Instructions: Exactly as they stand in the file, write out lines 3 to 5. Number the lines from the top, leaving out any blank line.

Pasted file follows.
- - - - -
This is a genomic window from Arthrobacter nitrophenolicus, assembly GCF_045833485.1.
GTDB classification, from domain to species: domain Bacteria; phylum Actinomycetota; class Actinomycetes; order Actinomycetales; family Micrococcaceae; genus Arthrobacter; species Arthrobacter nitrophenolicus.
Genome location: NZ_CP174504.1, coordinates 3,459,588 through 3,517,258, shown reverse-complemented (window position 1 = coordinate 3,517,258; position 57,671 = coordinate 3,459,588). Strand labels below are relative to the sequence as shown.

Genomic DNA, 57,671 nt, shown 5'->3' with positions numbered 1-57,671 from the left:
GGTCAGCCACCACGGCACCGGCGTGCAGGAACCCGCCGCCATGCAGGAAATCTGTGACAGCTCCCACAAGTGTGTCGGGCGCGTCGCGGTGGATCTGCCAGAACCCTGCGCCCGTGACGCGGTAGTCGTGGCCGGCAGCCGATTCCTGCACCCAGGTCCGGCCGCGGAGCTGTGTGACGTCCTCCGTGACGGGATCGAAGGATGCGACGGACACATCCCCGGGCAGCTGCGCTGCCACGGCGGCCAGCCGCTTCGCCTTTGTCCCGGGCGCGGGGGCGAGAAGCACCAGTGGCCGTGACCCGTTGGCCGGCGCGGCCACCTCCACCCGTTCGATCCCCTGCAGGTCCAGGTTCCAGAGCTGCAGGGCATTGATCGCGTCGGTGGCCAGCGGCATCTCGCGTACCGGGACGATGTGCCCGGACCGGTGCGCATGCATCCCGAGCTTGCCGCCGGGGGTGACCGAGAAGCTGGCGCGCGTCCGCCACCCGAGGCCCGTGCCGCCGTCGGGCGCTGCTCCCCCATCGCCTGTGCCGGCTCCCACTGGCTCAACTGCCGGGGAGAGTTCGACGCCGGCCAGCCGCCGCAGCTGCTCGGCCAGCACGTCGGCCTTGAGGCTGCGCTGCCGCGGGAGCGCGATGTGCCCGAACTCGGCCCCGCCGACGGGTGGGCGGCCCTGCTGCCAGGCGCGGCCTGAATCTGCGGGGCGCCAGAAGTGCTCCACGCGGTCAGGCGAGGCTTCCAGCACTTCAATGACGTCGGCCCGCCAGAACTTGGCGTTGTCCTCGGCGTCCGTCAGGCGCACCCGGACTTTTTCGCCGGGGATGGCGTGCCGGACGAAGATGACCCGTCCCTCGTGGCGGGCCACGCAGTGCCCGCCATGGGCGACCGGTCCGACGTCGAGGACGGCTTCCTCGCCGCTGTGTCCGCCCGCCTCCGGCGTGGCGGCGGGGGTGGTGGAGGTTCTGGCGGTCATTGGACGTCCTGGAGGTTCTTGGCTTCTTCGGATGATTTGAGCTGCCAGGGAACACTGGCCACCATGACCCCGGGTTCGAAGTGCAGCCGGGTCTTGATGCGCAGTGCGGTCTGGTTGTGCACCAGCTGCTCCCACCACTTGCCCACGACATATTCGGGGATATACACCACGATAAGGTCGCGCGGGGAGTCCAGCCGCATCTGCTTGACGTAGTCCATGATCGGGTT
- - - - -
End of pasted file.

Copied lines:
Genome location: NZ_CP174504.1, coordinates 3,459,588 through 3,517,258, shown reverse-complemented (window position 1 = coordinate 3,517,258; position 57,671 = coordinate 3,459,588). Strand labels below are relative to the sequence as shown.

Genomic DNA, 57,671 nt, shown 5'->3' with positions numbered 1-57,671 from the left:
GGTCAGCCACCACGGCACCGGCGTGCAGGAACCCGCCGCCATGCAGGAAATCTGTGACAGCTCCCACAAGTGTGTCGGGCGCGTCGCGGTGGATCTGCCAGAACCCTGCGCCCGTGACGCGGTAGTCGTGGCCGGCAGCCGATTCCTGCACCCAGGTCCGGCCGCGGAGCTGTGTGACGTCCTCCGTGACGGGATCGAAGGATGCGACGGACACATCCCCGGGCAGCTGCGCTGCCACGGCGGCCAGCCGCTTCGCCTTTGTCCCGGGCGCGGGGGCGAGAAGCACCAGTGGCCGTGACCCGTTGGCCGGCGCGGCCACCTCCACCCGTTCGATCCCCTGCAGGTCCAGGTTCCAGAGCTGCAGGGCATTGATCGCGTCGGTGGCCAGCGGCATCTCGCGTACCGGGACGATGTGCCCGGACCGGTGCGCATGCATCCCGAGCTTGCCGCCGGGGGTGACCGAGAAGCTGGCGCGCGTCCGCCACCCGAGGCCCGTGCCGCCGTCGGGCGCTGCTCCCCCATCGCCTGTGCCGGCTCCCACTGGCTCAACTGCCGGGGAGAGTTCGACGCCGGCCAGCCGCCGCAGCTGCTCGGCCAGCACGTCGGCCTTGAGGCTGCGCTGCCGCGGGAGCGCGATGTGCCCGAACTCGGCCCCGCCGACGGGTGGGCGGCCCTGCTGCCAGGCGCGGCCTGAATCTGCGGGGCGCCAGAAGTGCTCCACGCGGTCAGGCGAGGCTTCCAGCACTTCAATGACGTCGGCCCGCCAGAACTTGGCGTTGTCCTCGGCGTCCGTCAGGCGCACCCGGACTTTTTCGCCGGGGATGGCGTGCCGGACGAAGATGACCCGTCCCTCGTGGCGGGCCACGCAGTGCCCGCCATGGGCGACCGGTCCGACGTCGAGGACGGCTTCCTCGCCGCTGTGTCCGCCCGCCTCCGGCGTGGCGGCGGGGGTGGTGGAGGTTCTGGCGGTCATTGGACGTCCTGGAGGTTCTTGGCTTCTTCGGATGATTTGAGCTGCCAGGGAACACTGGCCACCATGACCCCGGGTTCGAAGTGCAGCCGGGTCTTGATGCGCAGTGCGGTCTGGTTGTGCACCAGCTGCTCCCACCACTTGCCCACGACATATTCGGGGATATACACCACGATAAGGTCGCGCGGGGAGTCCAGCCGCATCTGCTTGACGTAGTCCATGATCGGGTT